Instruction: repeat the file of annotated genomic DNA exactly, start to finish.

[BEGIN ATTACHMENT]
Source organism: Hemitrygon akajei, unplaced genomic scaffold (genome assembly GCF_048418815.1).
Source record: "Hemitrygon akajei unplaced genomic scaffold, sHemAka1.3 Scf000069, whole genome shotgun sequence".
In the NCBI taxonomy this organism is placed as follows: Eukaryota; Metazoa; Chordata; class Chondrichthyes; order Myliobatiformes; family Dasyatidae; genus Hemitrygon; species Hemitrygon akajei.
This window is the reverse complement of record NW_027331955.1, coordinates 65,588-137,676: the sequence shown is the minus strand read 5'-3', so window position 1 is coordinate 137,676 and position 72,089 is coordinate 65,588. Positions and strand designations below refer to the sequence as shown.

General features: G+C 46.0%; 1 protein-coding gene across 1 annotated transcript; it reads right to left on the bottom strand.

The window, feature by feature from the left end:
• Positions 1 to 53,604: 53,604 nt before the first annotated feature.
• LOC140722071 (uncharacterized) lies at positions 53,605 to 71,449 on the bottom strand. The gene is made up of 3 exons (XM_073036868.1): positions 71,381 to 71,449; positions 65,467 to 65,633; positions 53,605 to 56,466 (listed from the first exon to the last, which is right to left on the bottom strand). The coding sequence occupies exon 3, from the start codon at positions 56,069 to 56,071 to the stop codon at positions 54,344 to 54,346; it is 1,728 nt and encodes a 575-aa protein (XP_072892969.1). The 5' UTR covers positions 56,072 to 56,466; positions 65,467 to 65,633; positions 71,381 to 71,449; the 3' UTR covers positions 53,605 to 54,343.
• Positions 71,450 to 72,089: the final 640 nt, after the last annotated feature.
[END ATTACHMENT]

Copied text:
Source organism: Hemitrygon akajei, unplaced genomic scaffold (genome assembly GCF_048418815.1).
Source record: "Hemitrygon akajei unplaced genomic scaffold, sHemAka1.3 Scf000069, whole genome shotgun sequence".
In the NCBI taxonomy this organism is placed as follows: Eukaryota; Metazoa; Chordata; class Chondrichthyes; order Myliobatiformes; family Dasyatidae; genus Hemitrygon; species Hemitrygon akajei.
This window is the reverse complement of record NW_027331955.1, coordinates 65,588-137,676: the sequence shown is the minus strand read 5'-3', so window position 1 is coordinate 137,676 and position 72,089 is coordinate 65,588. Positions and strand designations below refer to the sequence as shown.

General features: G+C 46.0%; 1 protein-coding gene across 1 annotated transcript; it reads right to left on the bottom strand.

The window, feature by feature from the left end:
• Positions 1 to 53,604: 53,604 nt before the first annotated feature.
• LOC140722071 (uncharacterized) lies at positions 53,605 to 71,449 on the bottom strand. The gene is made up of 3 exons (XM_073036868.1): positions 71,381 to 71,449; positions 65,467 to 65,633; positions 53,605 to 56,466 (listed from the first exon to the last, which is right to left on the bottom strand). The coding sequence occupies exon 3, from the start codon at positions 56,069 to 56,071 to the stop codon at positions 54,344 to 54,346; it is 1,728 nt and encodes a 575-aa protein (XP_072892969.1). The 5' UTR covers positions 56,072 to 56,466; positions 65,467 to 65,633; positions 71,381 to 71,449; the 3' UTR covers positions 53,605 to 54,343.
• Positions 71,450 to 72,089: the final 640 nt, after the last annotated feature.